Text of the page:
The Census says 51 percent of Ohio’s residents are women. You’d never know that looking at the General Assembly’s roster and the historical list of Ohio’s statewide elected executive officers. Both major parties talk up equity between women and men, but the Statehouse has yet to see it.
Only one woman has served as governor of Ohio, and then just briefly: Gov. Nancy P. Hollister, a Marietta Republican who’d been George Voinovich’s lieutenant governor. She succeeded Voinovich when he resigned to take a U.S. Senate seat. Hollister was governor from Dec. 31, 1998, until Jan. 11, 1999, when Republican Bob Taft was inaugurated. Hollister is now vice president of the State Board of Education.
Today, the only woman on the roster of Ohio’s statewide elected executive officers is suburban Akron Republican Mary Taylor, who is Gov. John R. Kasich’s lieutenant governor. Taylor is seeking the GOP’s 2018 nomination for governor.
Also running are fellow Republicans Mike DeWine, Jon Husted and Jim Renacci; Democratic state Sen. Joseph Schiavoni; and three Democratic women: Former state Rep. Connie Pillich, of Cincinnati; former U.S. Rep. Betty Sutton, of suburban Akron; and Dayton Mayor Nan Whaley. (And Democratic Supreme Court Justice William M. O’Neill has announced his campaign for governor.)
Not till 1970, 50 years after women gained the right to vote, did Ohioans elect a woman to be a statewide executive officer: Democrat Gertrude W. Donahey, as state treasurer.
According to the National Conference of State Legislatures, about 24.9 percent of the members of the nation’s 50 state legislatures are women. Of the Ohio General Assembly’s 132 members, about 22 percent are women. And among the General Assembly’s 200-plus-year list of top legislative leaders, just one woman has reached the House speakership, suburban Columbus Republican Jo Ann Davidson. She was speaker from 1995 through 2000. Moreover, it’s been almost 70 years since the Senate elected a woman its majority leader (today’s Senate president): Cleveland Democrat Margaret A. Mahoney, in 1949-50.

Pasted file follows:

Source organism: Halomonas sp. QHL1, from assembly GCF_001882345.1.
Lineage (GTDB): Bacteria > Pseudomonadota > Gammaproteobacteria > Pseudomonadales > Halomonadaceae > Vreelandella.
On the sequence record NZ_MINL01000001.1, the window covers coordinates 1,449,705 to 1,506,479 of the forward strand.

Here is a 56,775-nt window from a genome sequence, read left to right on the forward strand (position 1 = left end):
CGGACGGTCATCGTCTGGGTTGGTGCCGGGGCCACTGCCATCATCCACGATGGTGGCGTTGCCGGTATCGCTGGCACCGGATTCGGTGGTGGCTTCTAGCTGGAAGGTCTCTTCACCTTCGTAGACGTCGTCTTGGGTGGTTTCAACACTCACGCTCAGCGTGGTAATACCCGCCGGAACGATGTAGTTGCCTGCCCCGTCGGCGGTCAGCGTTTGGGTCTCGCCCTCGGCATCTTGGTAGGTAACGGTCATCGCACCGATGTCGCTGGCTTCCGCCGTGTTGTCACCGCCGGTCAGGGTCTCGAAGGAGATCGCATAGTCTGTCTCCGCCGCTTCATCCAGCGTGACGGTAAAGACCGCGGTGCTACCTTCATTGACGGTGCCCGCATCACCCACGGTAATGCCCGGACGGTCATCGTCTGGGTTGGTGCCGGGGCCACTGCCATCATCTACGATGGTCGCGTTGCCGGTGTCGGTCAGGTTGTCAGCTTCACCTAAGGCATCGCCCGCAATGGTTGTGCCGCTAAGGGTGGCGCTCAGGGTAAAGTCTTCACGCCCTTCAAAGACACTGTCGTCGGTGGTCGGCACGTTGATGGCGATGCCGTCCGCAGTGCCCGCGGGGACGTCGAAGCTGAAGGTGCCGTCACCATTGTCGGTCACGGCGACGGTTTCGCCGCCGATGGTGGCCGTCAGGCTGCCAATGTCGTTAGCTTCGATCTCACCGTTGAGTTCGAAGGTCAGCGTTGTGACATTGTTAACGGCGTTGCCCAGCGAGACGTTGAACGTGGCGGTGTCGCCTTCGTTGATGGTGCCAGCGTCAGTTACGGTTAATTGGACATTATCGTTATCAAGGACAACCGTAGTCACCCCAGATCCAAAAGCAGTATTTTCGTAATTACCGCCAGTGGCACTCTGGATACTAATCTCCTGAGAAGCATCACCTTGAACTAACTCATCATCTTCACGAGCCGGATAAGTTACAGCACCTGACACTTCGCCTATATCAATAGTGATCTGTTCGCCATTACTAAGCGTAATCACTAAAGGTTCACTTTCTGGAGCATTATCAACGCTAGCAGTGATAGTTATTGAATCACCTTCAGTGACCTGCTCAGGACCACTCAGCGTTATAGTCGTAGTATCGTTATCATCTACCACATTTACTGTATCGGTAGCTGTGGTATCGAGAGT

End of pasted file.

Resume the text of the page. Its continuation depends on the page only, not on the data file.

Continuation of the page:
True, the seven-judge Ohio Supreme Court is led by Republican Chief Justice Maureen O’Connor, whose fellow justices include Republicans Judith L. French and Sharon L. Kennedy.
What’s more, Ohio was the first state to elect a woman to its court of last resort – Greater Cleveland’s Florence E. Allen, elected to the Supreme Court in 1922, re-elected in 1928, then appointed by Franklin Roosevelt to the U.S. Court of Appeals (6th Circuit). Still, it was roughly 50 years before another woman joined Ohio’s Supreme Court – Greater Cleveland Republican Blanche Krupansky, appointed in 1981 by GOP Gov. James A. Rhodes. When Krupansky sought election to the court, Greater Cleveland Democrat James P. Celebrezze won instead.
In the 1980s and 1990s, state Senate Republicans had success in recruiting women to run for the Senate. And Davidson is an untiring mentor for women considering running for office. All four legislative caucuses and the two parties need to focus on that as well.
As is the case with everyone in politics, there are women who are conservative, middle of the road or liberal; pro-abortion-rights or anti-abortion-rights; fans or foes of school choice., etc. What matters is that the wider the spectrum of opinions expressed in the Statehouse and around Capitol Square, the better the policy options Ohioans can consider.
Meanwhile, as women of every heritage and vocation know, there is a species of humankind known as clueless men. Every General Assembly session, the legislature seems to reach its quota. That’s why hearing varied points of view matters so much – in the legislature, in Ohio’s courts, and among Ohio’s elected statewide executive officers.